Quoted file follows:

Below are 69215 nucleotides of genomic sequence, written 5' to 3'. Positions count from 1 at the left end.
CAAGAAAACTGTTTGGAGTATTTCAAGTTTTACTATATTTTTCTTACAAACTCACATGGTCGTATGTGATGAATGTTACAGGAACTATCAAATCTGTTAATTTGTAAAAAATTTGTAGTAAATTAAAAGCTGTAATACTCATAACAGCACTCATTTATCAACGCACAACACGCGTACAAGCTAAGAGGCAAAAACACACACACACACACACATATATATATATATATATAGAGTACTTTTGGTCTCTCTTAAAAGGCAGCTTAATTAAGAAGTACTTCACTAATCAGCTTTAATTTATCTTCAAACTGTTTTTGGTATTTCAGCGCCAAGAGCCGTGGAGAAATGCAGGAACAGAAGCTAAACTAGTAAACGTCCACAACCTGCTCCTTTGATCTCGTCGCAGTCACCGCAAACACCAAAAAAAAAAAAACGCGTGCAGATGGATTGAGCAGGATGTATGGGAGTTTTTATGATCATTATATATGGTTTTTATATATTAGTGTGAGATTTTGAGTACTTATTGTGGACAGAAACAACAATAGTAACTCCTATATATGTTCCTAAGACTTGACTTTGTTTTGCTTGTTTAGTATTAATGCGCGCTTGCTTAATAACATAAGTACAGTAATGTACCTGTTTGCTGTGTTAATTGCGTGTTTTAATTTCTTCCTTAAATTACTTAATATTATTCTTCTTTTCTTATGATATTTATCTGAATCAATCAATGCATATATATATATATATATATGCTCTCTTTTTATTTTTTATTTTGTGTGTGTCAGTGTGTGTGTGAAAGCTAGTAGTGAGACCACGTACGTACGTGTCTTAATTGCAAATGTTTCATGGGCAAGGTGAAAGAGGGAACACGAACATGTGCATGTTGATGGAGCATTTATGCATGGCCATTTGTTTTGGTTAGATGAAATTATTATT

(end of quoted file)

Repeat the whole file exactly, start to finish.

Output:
Below are 69215 nucleotides of genomic sequence, written 5' to 3'. Positions count from 1 at the left end.
CAAGAAAACTGTTTGGAGTATTTCAAGTTTTACTATATTTTTCTTACAAACTCACATGGTCGTATGTGATGAATGTTACAGGAACTATCAAATCTGTTAATTTGTAAAAAATTTGTAGTAAATTAAAAGCTGTAATACTCATAACAGCACTCATTTATCAACGCACAACACGCGTACAAGCTAAGAGGCAAAAACACACACACACACACACATATATATATATATATATAGAGTACTTTTGGTCTCTCTTAAAAGGCAGCTTAATTAAGAAGTACTTCACTAATCAGCTTTAATTTATCTTCAAACTGTTTTTGGTATTTCAGCGCCAAGAGCCGTGGAGAAATGCAGGAACAGAAGCTAAACTAGTAAACGTCCACAACCTGCTCCTTTGATCTCGTCGCAGTCACCGCAAACACCAAAAAAAAAAAAACGCGTGCAGATGGATTGAGCAGGATGTATGGGAGTTTTTATGATCATTATATATGGTTTTTATATATTAGTGTGAGATTTTGAGTACTTATTGTGGACAGAAACAACAATAGTAACTCCTATATATGTTCCTAAGACTTGACTTTGTTTTGCTTGTTTAGTATTAATGCGCGCTTGCTTAATAACATAAGTACAGTAATGTACCTGTTTGCTGTGTTAATTGCGTGTTTTAATTTCTTCCTTAAATTACTTAATATTATTCTTCTTTTCTTATGATATTTATCTGAATCAATCAATGCATATATATATATATATATATGCTCTCTTTTTATTTTTTATTTTGTGTGTGTCAGTGTGTGTGTGAAAGCTAGTAGTGAGACCACGTACGTACGTGTCTTAATTGCAAATGTTTCATGGGCAAGGTGAAAGAGGGAACACGAACATGTGCATGTTGATGGAGCATTTATGCATGGCCATTTGTTTTGGTTAGATGAAATTATTATT